field study; community ecology; plant community; AMF; mycorrhiza; small-scale; pyrosequencing; null model; variance partitioning
The study of assembly of plants and microbial communities is an important subject of ecological research as it aids our understanding of species diversity and hence ecosystem functions. Mycorrhizal fungi are of particular importance due to their role as prime symbionts for most land plants. The community composition of plants and mycorrhizal fungi are governed by environmental, spatial and biotic patterns, whose individual contributions are an active field of research and ongoing debate. Since the processes are tightly interwoven, greenhouse experiments offer limited access to the actual processes which take place in nature.
In the present dissertation, the community assembly rules of plants, AMF and the interplay between the two organism groups were studied in a high diversity ecosystem in the "Oderhänge Mallnow", offering a large diversity of plants and steep gradients in soil environmental properties on a small scale. Two field samplings were conducted, one studying a single macroplot of 15x15m and analyzing the AM fungi community composition of the focal plant on the study site, Festuca brevipila roots and surrounding soil. The second sampling was conducted 6 months later, using three macroplots of 15x15m, 12x12m and 12x12m, and focused on AMF communities in root and soil of Festuca brevipila plus the composition of the surrounding plant communities.
In Chapter II, the plant community assembly patterns were studied. It was found that important roles of environmental factors that prevail at larger scales also are present at smaller scales. Additionally, biotic interactions causing species segregation and effects of the spatially structured environment share a significant influence in plant community composition.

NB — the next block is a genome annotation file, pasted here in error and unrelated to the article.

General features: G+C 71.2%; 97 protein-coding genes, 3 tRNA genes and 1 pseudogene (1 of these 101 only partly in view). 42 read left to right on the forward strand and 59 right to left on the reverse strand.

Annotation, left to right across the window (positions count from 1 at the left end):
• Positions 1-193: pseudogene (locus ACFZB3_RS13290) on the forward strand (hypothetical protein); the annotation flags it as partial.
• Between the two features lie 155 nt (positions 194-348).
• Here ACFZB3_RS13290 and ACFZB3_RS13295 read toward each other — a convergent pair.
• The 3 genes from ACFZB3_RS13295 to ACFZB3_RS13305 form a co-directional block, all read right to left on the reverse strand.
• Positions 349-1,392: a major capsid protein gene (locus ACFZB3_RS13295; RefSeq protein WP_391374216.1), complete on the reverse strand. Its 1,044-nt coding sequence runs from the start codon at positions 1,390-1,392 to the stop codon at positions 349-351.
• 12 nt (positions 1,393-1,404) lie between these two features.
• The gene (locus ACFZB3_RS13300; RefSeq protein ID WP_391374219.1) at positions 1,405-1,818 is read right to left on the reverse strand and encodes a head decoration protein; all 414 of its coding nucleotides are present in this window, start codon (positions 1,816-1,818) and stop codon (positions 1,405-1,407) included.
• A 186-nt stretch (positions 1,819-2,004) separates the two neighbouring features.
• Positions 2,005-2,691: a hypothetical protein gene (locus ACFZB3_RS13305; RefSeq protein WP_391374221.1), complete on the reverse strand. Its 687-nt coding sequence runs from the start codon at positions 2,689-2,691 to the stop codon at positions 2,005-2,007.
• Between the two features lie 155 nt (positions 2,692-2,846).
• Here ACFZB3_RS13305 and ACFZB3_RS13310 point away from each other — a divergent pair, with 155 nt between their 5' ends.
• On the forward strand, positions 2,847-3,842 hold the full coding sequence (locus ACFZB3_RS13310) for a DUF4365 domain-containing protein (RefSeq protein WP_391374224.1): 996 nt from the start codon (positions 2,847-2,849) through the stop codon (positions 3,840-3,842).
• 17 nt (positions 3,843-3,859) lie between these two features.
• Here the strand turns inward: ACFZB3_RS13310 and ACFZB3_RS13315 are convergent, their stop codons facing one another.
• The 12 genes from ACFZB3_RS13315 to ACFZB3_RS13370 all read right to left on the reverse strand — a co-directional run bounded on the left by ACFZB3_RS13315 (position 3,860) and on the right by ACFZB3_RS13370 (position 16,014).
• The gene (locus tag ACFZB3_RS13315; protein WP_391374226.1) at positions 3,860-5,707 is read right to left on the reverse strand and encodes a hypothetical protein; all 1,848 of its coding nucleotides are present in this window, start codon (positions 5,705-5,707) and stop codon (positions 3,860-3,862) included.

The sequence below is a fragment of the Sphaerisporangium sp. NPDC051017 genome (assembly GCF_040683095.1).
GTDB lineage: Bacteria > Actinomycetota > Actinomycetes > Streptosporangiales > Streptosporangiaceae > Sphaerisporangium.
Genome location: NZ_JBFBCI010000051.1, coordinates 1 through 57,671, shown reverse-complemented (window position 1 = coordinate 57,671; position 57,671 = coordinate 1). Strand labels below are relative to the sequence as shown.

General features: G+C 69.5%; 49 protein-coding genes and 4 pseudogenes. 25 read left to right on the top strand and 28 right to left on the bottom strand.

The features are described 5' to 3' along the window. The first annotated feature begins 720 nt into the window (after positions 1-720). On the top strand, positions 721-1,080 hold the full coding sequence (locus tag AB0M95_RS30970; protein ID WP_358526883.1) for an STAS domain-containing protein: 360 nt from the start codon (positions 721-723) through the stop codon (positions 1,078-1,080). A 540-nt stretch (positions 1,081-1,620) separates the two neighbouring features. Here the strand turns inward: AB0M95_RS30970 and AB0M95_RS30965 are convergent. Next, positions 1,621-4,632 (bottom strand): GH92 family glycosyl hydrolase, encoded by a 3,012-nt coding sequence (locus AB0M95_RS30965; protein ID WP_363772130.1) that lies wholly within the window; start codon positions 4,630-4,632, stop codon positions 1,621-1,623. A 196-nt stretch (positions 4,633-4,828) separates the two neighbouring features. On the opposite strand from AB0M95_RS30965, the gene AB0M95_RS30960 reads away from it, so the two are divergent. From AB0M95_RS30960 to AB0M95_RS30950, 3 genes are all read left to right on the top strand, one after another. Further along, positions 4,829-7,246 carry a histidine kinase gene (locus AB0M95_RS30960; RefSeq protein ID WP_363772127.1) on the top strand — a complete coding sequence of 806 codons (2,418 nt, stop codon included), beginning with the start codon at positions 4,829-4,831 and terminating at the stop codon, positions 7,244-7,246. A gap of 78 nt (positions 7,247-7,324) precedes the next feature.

In Chapter III, the AM fungal communities from the first sampling and their respective assembly patterns were analyzed. Results indicate that environmental influences are negligible for AMF, but rather spatial and phylogenetic patterns dominate the assembly of communities. Phylogenetic clustering was observed not only in the dominant but also in the rare species, indicating that trait conservatism and resulting selection principles are a main route for AMF community assembly. Apart from this, dispersal limitation and stochastic position events contribute to the composition of an AMF community at a given spot, as evident due to the low mobility of AM fungi in the soil. These patterns may be related to direct or indirect positive interactions among fungi and their biotic environment.
In Chapter IV, the interactions of AMF and plant communities from the second sampling were analyzed in context of the Passenger and Driver framework. AMF follow their strong spatial structure and phylogenetic sorting patterns, albeit strong phylogenetic clustering could not be observed in this particular sampling, indicating potential seasonal influences. They only have insignificant influence on either their surrounding plant community composition or their phylogenetic distribution, hence rejecting the Driver hypothesis. Environment only has minor influences on AMF community composition, confirming findings from Chapter III. The plants follow more or less the same patterns as in Chapter II, even when adding AMF communities as explanatory variables to the equation. They do however have a significant influence on AM fungi community composition in context of generalized linear models, indicating evidence for the Passenger hypothesis.
In summary, plant and AMF may share a close mututalistic relationship, however, the rules governing diversity and composition of their respective communities seem to be independent of each other. While plants follow classical niche-partitioning based systematics, AMF possess a stronger focus on biotic patterns, be it intra-specific as shown by phylogenetic sorting, or inter-specific as in their influence by plants. Their low mobility and limited dispersal capabilities add a layer of random spatial position, leading to the conclusion that there is no single rule of acquisition regarding AM fungi community and diversity in an ecosystem.
List of figures iv
List of tables v
Chapter I: General Introduction 1
Chapter II: Plant community assembly at small scales: spatial vs. environmental factors in a European grassland 14
Chapter III: Arbuscular mycorrhizal fungal communities are phylogenetically clustered at small scales 39
Chapter IV: Does neighborhood plant community structure affect the arbuscular mycorrhizal fungal community of focal plants at small spatial scales? 69
Chapter V: General discussion 97
Chapter VI: Summary 107
Contributions to the publications 112
Appendix A: Supplementary Material for Chapter II 113
Appendix B: Supplementary Material for Chapter III 122
Appendix C: Supplementary Material for Chapter IV 131
Curriculum vitae 140
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